Future Chinese Defense Spending
|10% annual growth|
|$US billions, current|
|pub= published budget|
It is generally agreed that the published budget understates actual spending. The Purchasing Power Parity adjusted estimate of nearly $400 billion would surpass the American defense budget by the year 2018, and would be double that of the United States by the year 2025. The year 2033 is a long time from now, but the year 2018 is not. For ease of calculation, these guesstimates ignore adjustments for inflation.
According to a 2005 RAND corporation analysis entitled Modernizing China's Military, previous analysis of China's potential to become a considerable threat to strategic interests in Asia are primarily based on the increased resources from China's expanding economy. China's defense budget was predicted by RAND to amount to $185 billion in 2025. The new analysis points to four factors that will determine the successful modernization of the PLA: continued economic growth, the ability to collect economic revenue, competing budget interests (pensions, health care, education, etc.), and the ability to produce advanced weapons comparable to the United States.
China has had one of the fastest growing economies in the world. Growth has been predicted to subside however due to the Chinese government's desire to slow down the rate of inflation. The RAND assessment predicted 7 percent annual growth till 2010, which would taper off to 3 percent by 2025. [In fact, growth appears be to holding steady at about 10% ] Despite the subsiding growth, it is believed the China's economic output will be three times bigger by 2025. Declining growth will be most likely be attributed to declining work force, reduced savings because of an older population, declining exports and imports due to a saturated market, weak financial institutions, and agricultural and rural issues.
The Chinese government may encounter problems in allocating the funds needed for military modernization. Tax revenues amounted to 10.7 percent of China's GDP in 1995 and dramatically rose to 18.5 percent in 2002. Comparatively, China's tax rates are higher than other medium income developing countries. Current tax rates have already sparked revolts in rural China and may cause future political. China's debt problems and weak banking system will also hurt China's ability to fund military modernization.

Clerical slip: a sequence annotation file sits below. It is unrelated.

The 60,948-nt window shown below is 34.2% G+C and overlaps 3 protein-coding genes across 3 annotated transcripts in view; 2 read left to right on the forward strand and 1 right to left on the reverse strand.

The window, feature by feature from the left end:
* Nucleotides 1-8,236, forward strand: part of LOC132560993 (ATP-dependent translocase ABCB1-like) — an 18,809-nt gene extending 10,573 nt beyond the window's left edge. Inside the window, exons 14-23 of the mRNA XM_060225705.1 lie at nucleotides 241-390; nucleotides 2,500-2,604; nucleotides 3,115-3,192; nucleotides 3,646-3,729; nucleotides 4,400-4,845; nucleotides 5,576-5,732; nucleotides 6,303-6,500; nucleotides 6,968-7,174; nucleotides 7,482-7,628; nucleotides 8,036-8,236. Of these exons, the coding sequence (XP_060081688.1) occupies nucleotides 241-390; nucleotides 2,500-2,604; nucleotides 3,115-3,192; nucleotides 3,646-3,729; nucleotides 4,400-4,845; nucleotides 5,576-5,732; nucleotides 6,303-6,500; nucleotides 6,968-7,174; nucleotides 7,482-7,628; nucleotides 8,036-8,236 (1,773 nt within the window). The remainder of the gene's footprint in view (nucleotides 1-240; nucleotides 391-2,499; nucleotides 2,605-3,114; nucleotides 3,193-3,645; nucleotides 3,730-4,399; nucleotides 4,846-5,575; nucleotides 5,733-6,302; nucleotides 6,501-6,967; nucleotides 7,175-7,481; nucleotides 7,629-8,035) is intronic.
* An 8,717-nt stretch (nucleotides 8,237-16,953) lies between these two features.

Although China has significantly increased its military budget in the past decade, the continued modernization of its military is dependent on continued economic growth. One aspect that could slow modernization is the competition for funding. China's population demographically is becoming older, thus necessitating a pension system that could reduce defense spending. Other programs, such as healthcare and education, could potentially reduce defense spending.
If continued economic growth is maintained, China will be more able to earn more economic revenue to fund its military modernization. As mentioned before, much of China's modernization has been derived from the purchase and of foreign weapons system. China has purchased a significant amount of weaponry and technology from Russia and Israel. Structurally, China's defense industry has prevented it from developing advanced weaponry. China's defense industry has been characteristically inefficient and lacking in quality-control. However, reforms have been enacted to improve production. One instance is the introduction of contract bidding amongst its domestic defense companies, which they hope will provide incentives for its producers to be more innovative and improve quality. Foreign purchases have also functioned as productive technology transfers and have improved the defense industry's productive capabilities.
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